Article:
We didn't really plan it because most times when we meet up, we don't even make music. At the time "Funeral" was made, we were both in La Roche-sur-Yon for a family holiday making tracks. We thought the sound was unique, so we figured we'd put it on SoundCloud, and that was it really. For the EP, it became evident that we would be working together often following our respective signatures at Bromance in 2016. Since we already knew each other and we always said we were going to do a joint project, it was the ideal time. An team like that, a project between friends with beautiful visuals ... it spoke to us right away!
You have collaborated with many French-speaking rappers, including Hamza, Joke and Damso. What attracts you to these artists (who also have taken inspiration from the U.S. rap scene ...)?
Exactly, you said it all! They are artists I have a lot in common with. We all love American rap and it inspires us a lot. With that being said, I am particular with who I work with because I need a genuine feeling to create something memorable and that I can be proud of. The chemistry in a studio is productive when the artist you're working with is on the same page as you.
Damso and Hamza bring a new wave of freshness to French rap.
The Belgian rap game is currently booming. What do you think of this scene?
Indeed, Damso and Hamza bring back a new wave of freshness to French rap. I really think that these two artists can go so far, they really have their own style to them.
Your beat-making talents have also crossed the Atlantic. After having worked with Chance the Rapper and Derek Wise, you recently graced "Have U Eva" by Leather Corduroy and Vic Mensa, by producing alongside your sidekick, Myth Syzer. What does it mean for you to be able to touch a different culture (like the US rap scene), with which you grew up listening to?
It's like a dream come true! When you are younger, you think that it is so out of reach, but with hard work, perseverance and a lot of patience, it truly is possible! In 2012, I started producing for a Chicago collective called SAVEMONEY, who were also close to Chance. At the time, they were not well-known. They followed me on Twitter and vice versa, and I ended up doing a track with Vic Spencer and Vic Mensa. Subsequently, many American artists began to ask me for beats. I proposed a beat to Leather Corduroys that I co-produced with Myth Syzer and they added Vic Mensa as a feature. They played the track in 2015 at Coachella. It's really cool to hear popular U.S. rappers on your own beats!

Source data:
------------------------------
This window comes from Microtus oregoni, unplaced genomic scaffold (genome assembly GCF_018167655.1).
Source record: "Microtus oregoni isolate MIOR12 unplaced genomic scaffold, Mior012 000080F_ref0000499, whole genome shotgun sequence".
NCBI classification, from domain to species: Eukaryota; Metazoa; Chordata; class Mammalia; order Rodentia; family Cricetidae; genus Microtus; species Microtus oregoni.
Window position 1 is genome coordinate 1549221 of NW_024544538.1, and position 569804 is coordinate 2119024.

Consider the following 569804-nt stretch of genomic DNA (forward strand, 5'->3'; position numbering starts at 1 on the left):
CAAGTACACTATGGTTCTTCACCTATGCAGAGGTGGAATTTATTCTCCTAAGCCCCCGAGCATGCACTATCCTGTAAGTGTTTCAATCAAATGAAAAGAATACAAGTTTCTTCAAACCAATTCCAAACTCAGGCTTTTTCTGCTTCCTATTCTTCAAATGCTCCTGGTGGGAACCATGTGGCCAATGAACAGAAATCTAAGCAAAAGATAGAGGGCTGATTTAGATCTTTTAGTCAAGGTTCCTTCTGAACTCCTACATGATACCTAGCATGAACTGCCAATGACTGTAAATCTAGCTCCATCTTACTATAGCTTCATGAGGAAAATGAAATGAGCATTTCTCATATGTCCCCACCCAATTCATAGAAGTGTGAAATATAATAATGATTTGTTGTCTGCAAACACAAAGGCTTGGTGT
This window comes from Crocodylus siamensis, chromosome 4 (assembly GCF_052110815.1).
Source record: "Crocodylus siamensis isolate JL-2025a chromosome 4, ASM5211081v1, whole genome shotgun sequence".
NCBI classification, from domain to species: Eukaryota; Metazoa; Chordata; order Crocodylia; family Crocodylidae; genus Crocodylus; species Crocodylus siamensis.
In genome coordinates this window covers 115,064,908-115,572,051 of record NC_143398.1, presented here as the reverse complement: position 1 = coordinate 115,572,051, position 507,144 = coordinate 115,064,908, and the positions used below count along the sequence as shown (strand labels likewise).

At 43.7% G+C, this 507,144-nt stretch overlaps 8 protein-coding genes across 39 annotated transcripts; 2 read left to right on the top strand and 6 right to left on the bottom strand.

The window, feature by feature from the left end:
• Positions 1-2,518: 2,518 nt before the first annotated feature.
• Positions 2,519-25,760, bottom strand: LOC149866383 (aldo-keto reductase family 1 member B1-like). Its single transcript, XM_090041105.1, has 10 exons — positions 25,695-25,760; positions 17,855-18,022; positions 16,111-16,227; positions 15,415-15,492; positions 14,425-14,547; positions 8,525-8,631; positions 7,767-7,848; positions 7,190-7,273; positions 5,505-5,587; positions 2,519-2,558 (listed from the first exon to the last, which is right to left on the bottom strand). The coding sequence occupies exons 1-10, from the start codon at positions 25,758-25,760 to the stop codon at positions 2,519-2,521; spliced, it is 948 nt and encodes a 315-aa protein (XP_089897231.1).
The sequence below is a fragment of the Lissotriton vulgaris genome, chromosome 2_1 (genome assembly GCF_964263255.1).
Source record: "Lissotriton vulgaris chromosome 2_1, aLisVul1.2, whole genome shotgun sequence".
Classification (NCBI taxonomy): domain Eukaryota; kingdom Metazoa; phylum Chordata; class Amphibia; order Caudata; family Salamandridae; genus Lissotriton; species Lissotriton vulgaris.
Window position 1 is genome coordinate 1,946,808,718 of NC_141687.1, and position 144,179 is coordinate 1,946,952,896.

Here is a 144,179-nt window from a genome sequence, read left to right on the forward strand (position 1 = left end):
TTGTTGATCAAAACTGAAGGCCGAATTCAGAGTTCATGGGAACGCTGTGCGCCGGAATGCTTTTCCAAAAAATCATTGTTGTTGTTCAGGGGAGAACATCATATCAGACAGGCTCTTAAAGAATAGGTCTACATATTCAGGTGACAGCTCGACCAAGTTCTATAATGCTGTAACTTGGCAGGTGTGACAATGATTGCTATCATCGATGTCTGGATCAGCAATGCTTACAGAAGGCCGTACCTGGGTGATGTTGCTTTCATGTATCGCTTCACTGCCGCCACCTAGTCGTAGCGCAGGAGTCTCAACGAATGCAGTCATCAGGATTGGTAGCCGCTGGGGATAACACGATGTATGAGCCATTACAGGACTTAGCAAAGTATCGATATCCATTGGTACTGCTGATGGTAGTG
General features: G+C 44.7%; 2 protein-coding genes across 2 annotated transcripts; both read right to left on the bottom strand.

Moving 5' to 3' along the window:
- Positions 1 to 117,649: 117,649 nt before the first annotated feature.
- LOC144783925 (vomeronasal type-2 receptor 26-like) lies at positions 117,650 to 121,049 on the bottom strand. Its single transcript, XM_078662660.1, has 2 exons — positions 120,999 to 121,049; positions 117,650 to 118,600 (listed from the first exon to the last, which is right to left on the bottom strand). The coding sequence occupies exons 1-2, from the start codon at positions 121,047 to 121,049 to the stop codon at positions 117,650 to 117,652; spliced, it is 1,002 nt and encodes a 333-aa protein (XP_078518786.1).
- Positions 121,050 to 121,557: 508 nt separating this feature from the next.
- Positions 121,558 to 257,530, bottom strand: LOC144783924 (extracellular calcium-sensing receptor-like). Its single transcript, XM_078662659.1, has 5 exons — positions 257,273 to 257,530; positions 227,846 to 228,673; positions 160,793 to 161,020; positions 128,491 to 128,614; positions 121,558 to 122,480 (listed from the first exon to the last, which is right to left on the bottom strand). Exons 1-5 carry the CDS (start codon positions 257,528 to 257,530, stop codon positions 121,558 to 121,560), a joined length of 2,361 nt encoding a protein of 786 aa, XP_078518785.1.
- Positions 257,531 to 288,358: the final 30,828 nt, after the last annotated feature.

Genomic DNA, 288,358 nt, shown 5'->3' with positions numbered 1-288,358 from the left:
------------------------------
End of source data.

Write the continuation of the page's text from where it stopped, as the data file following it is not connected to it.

Three years ago, I decided to go to Toronto because I really liked the music they were coming out with at the time. There, I met Derek Wise, a rapper I work with often. Having worked with him allowed me to access other artists like Wondagurl. She is a really cool and talented artist, and we naturally started to work together. Recently, whenever I visit Los Angeles, I make a trip to the studio to work with her, and each time has always been a great experience.
I feel that producers, who have long remained in the shadow of rappers, are (finally) being highlighted. Do you share this opinion?
I have the impression that in France, it is not yet the case ... You are constantly obliged to fight to make your name visible in the production credits on Youtube or other platforms. In the United States, I'm not so sure, but I think that as long as you aren't Metro Boomin, they will not automatically put you in the limelight. The only way to get ahead is to release projects or solo tracks, and that's what producers are doing more and more!
I would love to produce R&B
We talked a lot about rap, but I noticed that on your SoundCloud, you remixed several R&B songs from artists including Tinashe ("Days In The West"), and SPZRKT & Sango ("Loneliest Time"). 90's R&B is one of the themes of your mixtape for Unrtd.co. Can we see you producing R&B in the near future?
Honestly, I'm glad you asked this question because it would be even better for me than producing rap [laughs]. I would really like to produce R&B! I have developed a great passion for R&B melodies over the years, and it's what excited me most right now. It's definitely an idea. Maybe I'll be producing more of it in 2017!
Meanwhile, you are about to release a new solo project. Could you describe it in more detail?
It is still being finalized. I've already done a lot of tracks, but still working on a few more. What I can tell you is that it is a project that is very close to my heart with a particular story that is totally different from my previous projects.
When you aren't making music, what are you doing?
I travel and I love it! The feeling of freedom is crazy. Otherwise, I sometimes go to the cinema, but I am often at home, so I binge-watch T.V. series most of the time. I love art too, but I never have time to go to any exhibitions ... Other than that, I try to make the most of life.
What can we wish for in the future?
Just be happy!
Words: Naomi Clément
Photography: Capsulepix, Laurent & Laura Marciano